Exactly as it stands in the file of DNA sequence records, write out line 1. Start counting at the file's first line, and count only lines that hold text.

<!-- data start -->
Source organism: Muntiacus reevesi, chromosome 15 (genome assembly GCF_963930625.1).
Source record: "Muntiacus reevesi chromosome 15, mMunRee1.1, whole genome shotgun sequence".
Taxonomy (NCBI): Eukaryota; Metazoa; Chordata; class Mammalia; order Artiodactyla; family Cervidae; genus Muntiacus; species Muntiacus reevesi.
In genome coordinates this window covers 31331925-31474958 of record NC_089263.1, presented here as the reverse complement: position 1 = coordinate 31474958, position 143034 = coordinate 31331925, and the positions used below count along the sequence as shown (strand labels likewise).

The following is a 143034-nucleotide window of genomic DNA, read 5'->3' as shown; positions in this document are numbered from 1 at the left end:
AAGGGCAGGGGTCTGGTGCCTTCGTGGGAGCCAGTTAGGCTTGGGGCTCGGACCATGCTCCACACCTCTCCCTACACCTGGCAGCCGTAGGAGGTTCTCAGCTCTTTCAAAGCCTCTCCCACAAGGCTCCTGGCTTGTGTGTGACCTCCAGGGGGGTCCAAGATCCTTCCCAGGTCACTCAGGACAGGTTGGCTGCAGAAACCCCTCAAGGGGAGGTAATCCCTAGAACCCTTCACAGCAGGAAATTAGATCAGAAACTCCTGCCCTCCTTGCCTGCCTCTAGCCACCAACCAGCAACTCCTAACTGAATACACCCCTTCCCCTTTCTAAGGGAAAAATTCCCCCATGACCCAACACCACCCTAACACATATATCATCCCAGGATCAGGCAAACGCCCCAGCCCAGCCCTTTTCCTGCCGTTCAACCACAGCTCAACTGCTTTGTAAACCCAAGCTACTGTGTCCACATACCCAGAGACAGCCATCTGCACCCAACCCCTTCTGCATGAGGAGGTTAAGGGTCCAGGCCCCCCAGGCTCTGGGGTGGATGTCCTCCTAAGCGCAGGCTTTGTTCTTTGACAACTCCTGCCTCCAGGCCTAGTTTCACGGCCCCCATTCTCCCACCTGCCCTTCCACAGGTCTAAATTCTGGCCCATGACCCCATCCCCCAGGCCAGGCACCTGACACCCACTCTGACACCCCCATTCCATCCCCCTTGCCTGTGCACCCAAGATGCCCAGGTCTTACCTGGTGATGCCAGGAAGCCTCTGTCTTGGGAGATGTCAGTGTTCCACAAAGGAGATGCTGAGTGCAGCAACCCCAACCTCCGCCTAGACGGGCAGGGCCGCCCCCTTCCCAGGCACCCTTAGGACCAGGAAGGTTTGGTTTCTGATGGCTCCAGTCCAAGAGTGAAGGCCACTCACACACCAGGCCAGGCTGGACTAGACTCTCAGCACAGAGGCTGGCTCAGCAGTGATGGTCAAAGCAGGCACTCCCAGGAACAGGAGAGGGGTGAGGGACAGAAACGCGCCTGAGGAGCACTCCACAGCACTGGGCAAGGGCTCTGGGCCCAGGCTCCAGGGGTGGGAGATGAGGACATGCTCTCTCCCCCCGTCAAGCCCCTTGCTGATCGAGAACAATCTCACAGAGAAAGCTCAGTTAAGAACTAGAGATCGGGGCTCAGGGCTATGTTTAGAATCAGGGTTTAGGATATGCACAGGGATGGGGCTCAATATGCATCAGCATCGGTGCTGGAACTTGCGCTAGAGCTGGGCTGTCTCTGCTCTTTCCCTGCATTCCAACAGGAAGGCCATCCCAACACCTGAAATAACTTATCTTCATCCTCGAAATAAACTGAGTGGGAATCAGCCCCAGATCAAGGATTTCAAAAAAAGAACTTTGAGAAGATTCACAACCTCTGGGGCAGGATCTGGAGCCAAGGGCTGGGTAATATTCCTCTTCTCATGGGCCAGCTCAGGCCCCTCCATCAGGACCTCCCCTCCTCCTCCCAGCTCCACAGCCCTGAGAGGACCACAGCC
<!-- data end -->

Source organism: Muntiacus reevesi, chromosome 15 (genome assembly GCF_963930625.1).